The Centre for Youth & Criminal Justice (CYCJ) has today published a joint report encouraging reflection about children and young people in the justice system in Scotland, particularly those who are detained in custody.
‘Children and Young People in Custody in Scotland: Looking Behind the Data’ was produced in partnership by the Scottish Government, the Scottish Prison Service (SPS) and CYCJ at the request of the Youth Justice Improvement Board, set up by the Scottish Government to drive forward the implementation of the Youth Justice Strategy (2015).
Through offering insights into what we know about children and young people and what is happening within youth justice, the report seeks to provide a basis for discussions to inform improvement. In addition to research findings, it incorporates the story of ‘Danny’, whose experiences represent those of many young people in custody.
The report is aimed at those providing services and support to vulnerable children and young people, and those who come into contact with children and young people in the justice system.
Claire Lightowler, Director of CYCJ said:
“This timely report shines a light on the experiences of children and young people in custody in Scotland, exploring their backgrounds, reasons for being in custody and experiences once leaving custody.
“It raises some important questions for youth and criminal justice policy and practice, for instance, why the remand population is so high and why have so many children and young people in custody breached bail conditions. The Youth Justice Improvement Board is using this report to ask difficult questions of ourselves to ensure that custody is only ever used for children and young people where it is the only option.”
Colin McConnell, Chief Executive of the Scottish Prison Service said:
“When a young person is sent into our care, the time they spend with us is a unique opportunity for them to be helped and supported as they come to terms with their situation. The SPS places a high priority on everyone in our care making best use of their time in our care to build on their assets and to prepare for a positive future. This publication provides us with a rich source of additional evidence about their needs and the patterns of offending that cause them to come into contact with the justice system. It will help us to further improve and make more relevant the work we do with young people, so that we can help them to grow, develop and be more confident and hopeful about their future.”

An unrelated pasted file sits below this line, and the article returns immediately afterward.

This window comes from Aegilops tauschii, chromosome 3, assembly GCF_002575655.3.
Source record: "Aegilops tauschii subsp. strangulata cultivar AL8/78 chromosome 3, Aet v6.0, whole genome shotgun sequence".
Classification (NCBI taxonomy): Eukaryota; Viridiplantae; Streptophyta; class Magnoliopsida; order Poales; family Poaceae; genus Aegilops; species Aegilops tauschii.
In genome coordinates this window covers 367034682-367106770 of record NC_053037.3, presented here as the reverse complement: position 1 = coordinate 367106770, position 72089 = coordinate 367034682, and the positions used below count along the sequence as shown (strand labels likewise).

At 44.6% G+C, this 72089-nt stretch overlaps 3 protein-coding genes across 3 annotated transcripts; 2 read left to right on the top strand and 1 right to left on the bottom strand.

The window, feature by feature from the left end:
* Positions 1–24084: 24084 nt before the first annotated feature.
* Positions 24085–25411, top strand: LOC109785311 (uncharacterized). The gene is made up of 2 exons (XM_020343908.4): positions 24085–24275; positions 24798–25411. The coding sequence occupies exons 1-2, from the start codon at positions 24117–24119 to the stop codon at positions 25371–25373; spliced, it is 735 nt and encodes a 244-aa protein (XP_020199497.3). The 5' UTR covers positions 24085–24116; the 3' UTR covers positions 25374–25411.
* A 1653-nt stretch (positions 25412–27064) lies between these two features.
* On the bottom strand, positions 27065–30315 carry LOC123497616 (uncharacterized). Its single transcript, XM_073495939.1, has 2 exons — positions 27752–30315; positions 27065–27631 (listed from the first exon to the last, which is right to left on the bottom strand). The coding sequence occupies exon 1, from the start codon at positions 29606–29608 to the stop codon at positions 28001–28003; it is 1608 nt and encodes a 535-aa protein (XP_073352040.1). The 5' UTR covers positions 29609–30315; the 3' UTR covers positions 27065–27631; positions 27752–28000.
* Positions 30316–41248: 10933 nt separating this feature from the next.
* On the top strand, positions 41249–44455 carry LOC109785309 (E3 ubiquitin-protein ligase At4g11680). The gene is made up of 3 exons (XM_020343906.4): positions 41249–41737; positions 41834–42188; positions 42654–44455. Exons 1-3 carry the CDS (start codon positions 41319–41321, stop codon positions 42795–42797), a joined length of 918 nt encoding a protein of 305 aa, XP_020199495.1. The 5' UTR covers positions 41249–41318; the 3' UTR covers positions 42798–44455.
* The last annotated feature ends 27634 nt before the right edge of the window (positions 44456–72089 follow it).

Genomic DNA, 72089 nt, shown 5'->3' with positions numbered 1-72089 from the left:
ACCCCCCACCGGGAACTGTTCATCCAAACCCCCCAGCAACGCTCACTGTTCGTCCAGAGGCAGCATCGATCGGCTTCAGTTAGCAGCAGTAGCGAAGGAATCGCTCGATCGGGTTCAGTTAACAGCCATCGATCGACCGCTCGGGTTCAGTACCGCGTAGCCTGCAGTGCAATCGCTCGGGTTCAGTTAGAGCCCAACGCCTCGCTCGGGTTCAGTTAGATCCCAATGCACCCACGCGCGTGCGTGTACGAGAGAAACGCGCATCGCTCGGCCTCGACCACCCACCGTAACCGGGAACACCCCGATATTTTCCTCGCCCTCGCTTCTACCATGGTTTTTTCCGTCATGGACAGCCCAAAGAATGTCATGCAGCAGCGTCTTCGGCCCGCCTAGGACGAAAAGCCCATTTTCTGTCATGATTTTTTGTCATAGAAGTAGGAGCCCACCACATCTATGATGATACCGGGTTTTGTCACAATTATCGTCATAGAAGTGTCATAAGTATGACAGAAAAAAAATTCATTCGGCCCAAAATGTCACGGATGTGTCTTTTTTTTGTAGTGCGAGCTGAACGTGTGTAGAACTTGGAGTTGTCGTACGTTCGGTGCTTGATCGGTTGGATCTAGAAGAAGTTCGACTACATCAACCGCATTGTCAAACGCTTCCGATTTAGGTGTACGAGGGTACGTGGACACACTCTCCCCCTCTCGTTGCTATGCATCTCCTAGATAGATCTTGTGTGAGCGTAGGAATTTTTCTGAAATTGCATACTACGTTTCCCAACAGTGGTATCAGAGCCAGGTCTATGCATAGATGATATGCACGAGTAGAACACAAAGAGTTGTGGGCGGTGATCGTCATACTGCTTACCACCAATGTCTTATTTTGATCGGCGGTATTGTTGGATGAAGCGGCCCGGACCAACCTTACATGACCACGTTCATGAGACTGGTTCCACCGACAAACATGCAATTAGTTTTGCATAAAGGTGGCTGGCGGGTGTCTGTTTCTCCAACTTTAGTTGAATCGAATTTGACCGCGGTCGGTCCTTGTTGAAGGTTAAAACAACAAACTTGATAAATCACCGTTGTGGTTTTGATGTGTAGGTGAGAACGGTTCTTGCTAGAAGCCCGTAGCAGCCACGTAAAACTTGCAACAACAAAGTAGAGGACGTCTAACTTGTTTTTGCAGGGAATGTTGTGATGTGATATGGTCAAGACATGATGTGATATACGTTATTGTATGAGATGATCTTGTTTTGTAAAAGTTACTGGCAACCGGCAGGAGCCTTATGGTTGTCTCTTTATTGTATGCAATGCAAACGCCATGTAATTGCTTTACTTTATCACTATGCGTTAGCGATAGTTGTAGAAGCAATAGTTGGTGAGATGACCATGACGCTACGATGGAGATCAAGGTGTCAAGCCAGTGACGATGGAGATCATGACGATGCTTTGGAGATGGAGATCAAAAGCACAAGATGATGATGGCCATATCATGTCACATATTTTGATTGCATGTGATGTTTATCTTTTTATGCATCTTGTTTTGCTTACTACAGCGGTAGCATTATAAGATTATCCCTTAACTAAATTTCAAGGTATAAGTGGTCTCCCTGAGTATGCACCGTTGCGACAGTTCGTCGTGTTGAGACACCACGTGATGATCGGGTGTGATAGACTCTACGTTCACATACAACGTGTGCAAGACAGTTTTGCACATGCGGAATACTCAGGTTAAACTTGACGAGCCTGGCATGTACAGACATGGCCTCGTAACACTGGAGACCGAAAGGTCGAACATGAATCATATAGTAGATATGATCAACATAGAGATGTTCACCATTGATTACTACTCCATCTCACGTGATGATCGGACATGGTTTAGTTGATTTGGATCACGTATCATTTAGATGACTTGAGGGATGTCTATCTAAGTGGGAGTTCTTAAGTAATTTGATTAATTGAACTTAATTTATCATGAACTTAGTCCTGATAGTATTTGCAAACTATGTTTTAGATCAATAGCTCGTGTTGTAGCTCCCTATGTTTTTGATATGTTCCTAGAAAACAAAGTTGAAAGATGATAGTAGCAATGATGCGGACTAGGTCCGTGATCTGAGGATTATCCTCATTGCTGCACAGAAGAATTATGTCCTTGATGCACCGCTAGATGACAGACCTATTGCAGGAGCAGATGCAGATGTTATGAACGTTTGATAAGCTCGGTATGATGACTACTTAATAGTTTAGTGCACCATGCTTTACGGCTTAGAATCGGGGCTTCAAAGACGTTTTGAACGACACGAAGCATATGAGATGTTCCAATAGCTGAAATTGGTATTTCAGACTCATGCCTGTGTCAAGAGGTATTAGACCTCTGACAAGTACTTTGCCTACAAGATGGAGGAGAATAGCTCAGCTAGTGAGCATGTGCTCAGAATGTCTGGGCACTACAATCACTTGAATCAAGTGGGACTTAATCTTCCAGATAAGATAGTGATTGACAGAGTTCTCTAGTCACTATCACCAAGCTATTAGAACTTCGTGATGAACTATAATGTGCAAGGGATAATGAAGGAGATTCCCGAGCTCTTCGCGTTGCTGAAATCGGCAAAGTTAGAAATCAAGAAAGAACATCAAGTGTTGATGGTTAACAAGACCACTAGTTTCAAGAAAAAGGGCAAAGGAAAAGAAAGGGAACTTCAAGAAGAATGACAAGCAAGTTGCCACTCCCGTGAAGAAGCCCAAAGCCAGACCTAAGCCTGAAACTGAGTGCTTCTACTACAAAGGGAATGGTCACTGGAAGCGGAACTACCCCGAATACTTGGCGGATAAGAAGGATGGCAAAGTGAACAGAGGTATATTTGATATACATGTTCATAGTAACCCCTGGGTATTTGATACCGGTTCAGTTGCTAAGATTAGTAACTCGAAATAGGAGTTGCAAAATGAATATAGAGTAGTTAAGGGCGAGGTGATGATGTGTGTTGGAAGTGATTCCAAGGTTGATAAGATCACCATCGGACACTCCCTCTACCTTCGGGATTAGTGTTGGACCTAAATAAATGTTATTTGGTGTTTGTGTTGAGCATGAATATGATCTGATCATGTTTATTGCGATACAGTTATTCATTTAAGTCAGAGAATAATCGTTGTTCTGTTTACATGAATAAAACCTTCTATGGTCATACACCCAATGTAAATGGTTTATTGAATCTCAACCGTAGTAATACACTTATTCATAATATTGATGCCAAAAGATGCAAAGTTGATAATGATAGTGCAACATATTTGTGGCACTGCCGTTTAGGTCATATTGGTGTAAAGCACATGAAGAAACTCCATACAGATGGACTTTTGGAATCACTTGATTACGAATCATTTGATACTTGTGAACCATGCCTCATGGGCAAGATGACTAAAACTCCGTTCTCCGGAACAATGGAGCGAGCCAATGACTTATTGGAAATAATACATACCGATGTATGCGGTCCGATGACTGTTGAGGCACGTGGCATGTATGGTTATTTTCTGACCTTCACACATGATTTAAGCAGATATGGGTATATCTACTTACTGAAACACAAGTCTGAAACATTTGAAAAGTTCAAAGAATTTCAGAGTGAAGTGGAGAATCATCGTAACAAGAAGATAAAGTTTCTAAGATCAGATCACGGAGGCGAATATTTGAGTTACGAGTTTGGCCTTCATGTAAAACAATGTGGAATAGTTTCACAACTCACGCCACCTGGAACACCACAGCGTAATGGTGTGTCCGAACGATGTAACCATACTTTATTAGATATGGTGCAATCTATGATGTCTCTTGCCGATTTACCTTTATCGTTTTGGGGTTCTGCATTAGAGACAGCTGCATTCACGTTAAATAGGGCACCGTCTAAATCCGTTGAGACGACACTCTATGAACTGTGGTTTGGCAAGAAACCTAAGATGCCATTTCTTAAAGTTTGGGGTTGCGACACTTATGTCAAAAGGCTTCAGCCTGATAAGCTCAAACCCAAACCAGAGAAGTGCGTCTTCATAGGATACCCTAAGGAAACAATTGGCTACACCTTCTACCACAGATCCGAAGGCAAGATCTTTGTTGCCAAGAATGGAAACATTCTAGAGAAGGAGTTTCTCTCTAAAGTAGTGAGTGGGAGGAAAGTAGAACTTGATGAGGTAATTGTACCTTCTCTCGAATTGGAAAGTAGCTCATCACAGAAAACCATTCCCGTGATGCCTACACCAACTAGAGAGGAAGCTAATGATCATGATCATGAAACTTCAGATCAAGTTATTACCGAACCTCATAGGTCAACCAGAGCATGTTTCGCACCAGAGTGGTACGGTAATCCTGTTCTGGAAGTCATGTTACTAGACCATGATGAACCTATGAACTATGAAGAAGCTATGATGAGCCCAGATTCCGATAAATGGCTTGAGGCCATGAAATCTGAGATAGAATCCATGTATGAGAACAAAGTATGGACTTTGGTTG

Key findings include:
- There has been a dramatic reduction over the last decade in the level of offending by children and young people in Scotland, and a general decline in the number of under 18s in custody since 2009.
- Whilst the report cites examples of successes as a result of strong partnership working and effective support, it also notes that necessary supports are not consistently in place across the country and some sentences are short, limiting the scope to have comprehensive support in place at the point of liberation.
- Early school exclusion is one of the strongest predictors of making the transition from the Children’s Hearing System to the adult criminal justice system and ending up in custody. School exclusion before age 12 significantly increased the odds of imprisonment by age 22.
- It is imperative that all children and young people in custody and their families are provided with good quality throughcare support
- A period of custody – no matter how short – may disrupt the child or young person’s life with consequences which go far beyond the sentence without effectively addressing issues and needs.